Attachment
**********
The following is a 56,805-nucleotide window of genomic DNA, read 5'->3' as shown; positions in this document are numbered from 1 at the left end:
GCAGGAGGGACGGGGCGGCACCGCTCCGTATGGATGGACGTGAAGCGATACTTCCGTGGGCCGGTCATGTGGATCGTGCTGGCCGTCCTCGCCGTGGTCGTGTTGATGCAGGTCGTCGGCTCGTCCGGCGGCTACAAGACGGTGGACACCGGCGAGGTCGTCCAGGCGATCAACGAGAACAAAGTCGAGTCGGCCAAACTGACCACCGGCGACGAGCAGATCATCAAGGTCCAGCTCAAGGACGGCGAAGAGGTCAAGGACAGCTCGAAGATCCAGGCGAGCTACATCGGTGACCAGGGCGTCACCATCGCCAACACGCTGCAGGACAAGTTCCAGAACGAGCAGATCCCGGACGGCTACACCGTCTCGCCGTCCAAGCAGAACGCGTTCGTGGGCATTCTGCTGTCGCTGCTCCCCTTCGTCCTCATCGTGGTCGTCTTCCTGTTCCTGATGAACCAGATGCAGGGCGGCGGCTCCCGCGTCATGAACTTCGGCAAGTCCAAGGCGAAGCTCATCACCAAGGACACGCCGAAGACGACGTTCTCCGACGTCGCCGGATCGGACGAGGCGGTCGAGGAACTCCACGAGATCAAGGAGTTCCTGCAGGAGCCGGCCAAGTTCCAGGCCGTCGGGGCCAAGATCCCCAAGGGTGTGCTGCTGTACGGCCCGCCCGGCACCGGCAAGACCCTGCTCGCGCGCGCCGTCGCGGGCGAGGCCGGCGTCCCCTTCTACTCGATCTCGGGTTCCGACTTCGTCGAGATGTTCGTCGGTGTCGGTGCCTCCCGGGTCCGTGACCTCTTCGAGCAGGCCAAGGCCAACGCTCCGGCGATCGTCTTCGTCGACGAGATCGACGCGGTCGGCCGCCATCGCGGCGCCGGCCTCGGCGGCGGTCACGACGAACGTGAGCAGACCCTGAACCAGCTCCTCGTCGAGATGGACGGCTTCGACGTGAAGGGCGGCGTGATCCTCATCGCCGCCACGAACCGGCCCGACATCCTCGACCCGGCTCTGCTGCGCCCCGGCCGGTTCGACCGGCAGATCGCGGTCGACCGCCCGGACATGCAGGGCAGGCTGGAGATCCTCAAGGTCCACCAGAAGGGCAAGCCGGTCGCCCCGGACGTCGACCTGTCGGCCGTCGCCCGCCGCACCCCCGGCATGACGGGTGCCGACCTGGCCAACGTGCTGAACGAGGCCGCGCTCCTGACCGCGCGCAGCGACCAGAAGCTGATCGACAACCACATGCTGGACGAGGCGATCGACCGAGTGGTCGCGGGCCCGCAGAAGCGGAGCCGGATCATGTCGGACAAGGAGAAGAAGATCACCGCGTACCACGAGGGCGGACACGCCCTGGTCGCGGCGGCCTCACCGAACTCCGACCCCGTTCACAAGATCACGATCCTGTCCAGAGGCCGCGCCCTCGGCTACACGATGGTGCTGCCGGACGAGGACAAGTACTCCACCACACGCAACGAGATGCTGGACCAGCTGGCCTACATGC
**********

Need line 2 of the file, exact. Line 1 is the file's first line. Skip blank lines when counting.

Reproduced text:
GCAGGAGGGACGGGGCGGCACCGCTCCGTATGGATGGACGTGAAGCGATACTTCCGTGGGCCGGTCATGTGGATCGTGCTGGCCGTCCTCGCCGTGGTCGTGTTGATGCAGGTCGTCGGCTCGTCCGGCGGCTACAAGACGGTGGACACCGGCGAGGTCGTCCAGGCGATCAACGAGAACAAAGTCGAGTCGGCCAAACTGACCACCGGCGACGAGCAGATCATCAAGGTCCAGCTCAAGGACGGCGAAGAGGTCAAGGACAGCTCGAAGATCCAGGCGAGCTACATCGGTGACCAGGGCGTCACCATCGCCAACACGCTGCAGGACAAGTTCCAGAACGAGCAGATCCCGGACGGCTACACCGTCTCGCCGTCCAAGCAGAACGCGTTCGTGGGCATTCTGCTGTCGCTGCTCCCCTTCGTCCTCATCGTGGTCGTCTTCCTGTTCCTGATGAACCAGATGCAGGGCGGCGGCTCCCGCGTCATGAACTTCGGCAAGTCCAAGGCGAAGCTCATCACCAAGGACACGCCGAAGACGACGTTCTCCGACGTCGCCGGATCGGACGAGGCGGTCGAGGAACTCCACGAGATCAAGGAGTTCCTGCAGGAGCCGGCCAAGTTCCAGGCCGTCGGGGCCAAGATCCCCAAGGGTGTGCTGCTGTACGGCCCGCCCGGCACCGGCAAGACCCTGCTCGCGCGCGCCGTCGCGGGCGAGGCCGGCGTCCCCTTCTACTCGATCTCGGGTTCCGACTTCGTCGAGATGTTCGTCGGTGTCGGTGCCTCCCGGGTCCGTGACCTCTTCGAGCAGGCCAAGGCCAACGCTCCGGCGATCGTCTTCGTCGACGAGATCGACGCGGTCGGCCGCCATCGCGGCGCCGGCCTCGGCGGCGGTCACGACGAACGTGAGCAGACCCTGAACCAGCTCCTCGTCGAGATGGACGGCTTCGACGTGAAGGGCGGCGTGATCCTCATCGCCGCCACGAACCGGCCCGACATCCTCGACCCGGCTCTGCTGCGCCCCGGCCGGTTCGACCGGCAGATCGCGGTCGACCGCCCGGACATGCAGGGCAGGCTGGAGATCCTCAAGGTCCACCAGAAGGGCAAGCCGGTCGCCCCGGACGTCGACCTGTCGGCCGTCGCCCGCCGCACCCCCGGCATGACGGGTGCCGACCTGGCCAACGTGCTGAACGAGGCCGCGCTCCTGACCGCGCGCAGCGACCAGAAGCTGATCGACAACCACATGCTGGACGAGGCGATCGACCGAGTGGTCGCGGGCCCGCAGAAGCGGAGCCGGATCATGTCGGACAAGGAGAAGAAGATCACCGCGTACCACGAGGGCGGACACGCCCTGGTCGCGGCGGCCTCACCGAACTCCGACCCCGTTCACAAGATCACGATCCTGTCCAGAGGCCGCGCCCTCGGCTACACGATGGTGCTGCCGGACGAGGACAAGTACTCCACCACACGCAACGAGATGCTGGACCAGCTGGCCTACATGC